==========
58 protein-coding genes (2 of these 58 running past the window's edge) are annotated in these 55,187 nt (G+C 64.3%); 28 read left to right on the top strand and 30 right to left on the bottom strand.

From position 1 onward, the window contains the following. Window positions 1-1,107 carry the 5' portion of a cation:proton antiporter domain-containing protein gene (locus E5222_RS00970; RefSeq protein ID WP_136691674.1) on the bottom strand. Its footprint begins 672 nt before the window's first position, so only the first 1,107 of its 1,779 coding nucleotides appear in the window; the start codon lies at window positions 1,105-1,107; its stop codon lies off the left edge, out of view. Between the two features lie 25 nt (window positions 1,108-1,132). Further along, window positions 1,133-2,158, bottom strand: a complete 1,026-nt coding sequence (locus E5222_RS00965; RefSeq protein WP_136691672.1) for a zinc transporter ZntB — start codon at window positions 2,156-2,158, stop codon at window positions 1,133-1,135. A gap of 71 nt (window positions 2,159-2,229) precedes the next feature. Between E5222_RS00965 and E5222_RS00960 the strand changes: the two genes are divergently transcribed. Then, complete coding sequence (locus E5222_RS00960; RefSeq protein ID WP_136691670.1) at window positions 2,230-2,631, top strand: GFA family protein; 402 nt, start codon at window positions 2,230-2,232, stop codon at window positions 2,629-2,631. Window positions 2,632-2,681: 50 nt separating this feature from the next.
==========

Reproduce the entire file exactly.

58 protein-coding genes (2 of these 58 running past the window's edge) are annotated in these 55,187 nt (G+C 64.3%); 28 read left to right on the top strand and 30 right to left on the bottom strand.

From position 1 onward, the window contains the following. Window positions 1-1,107 carry the 5' portion of a cation:proton antiporter domain-containing protein gene (locus E5222_RS00970; RefSeq protein ID WP_136691674.1) on the bottom strand. Its footprint begins 672 nt before the window's first position, so only the first 1,107 of its 1,779 coding nucleotides appear in the window; the start codon lies at window positions 1,105-1,107; its stop codon lies off the left edge, out of view. Between the two features lie 25 nt (window positions 1,108-1,132). Further along, window positions 1,133-2,158, bottom strand: a complete 1,026-nt coding sequence (locus E5222_RS00965; RefSeq protein WP_136691672.1) for a zinc transporter ZntB — start codon at window positions 2,156-2,158, stop codon at window positions 1,133-1,135. A gap of 71 nt (window positions 2,159-2,229) precedes the next feature. Between E5222_RS00965 and E5222_RS00960 the strand changes: the two genes are divergently transcribed. Then, complete coding sequence (locus E5222_RS00960; RefSeq protein ID WP_136691670.1) at window positions 2,230-2,631, top strand: GFA family protein; 402 nt, start codon at window positions 2,230-2,232, stop codon at window positions 2,629-2,631. Window positions 2,632-2,681: 50 nt separating this feature from the next.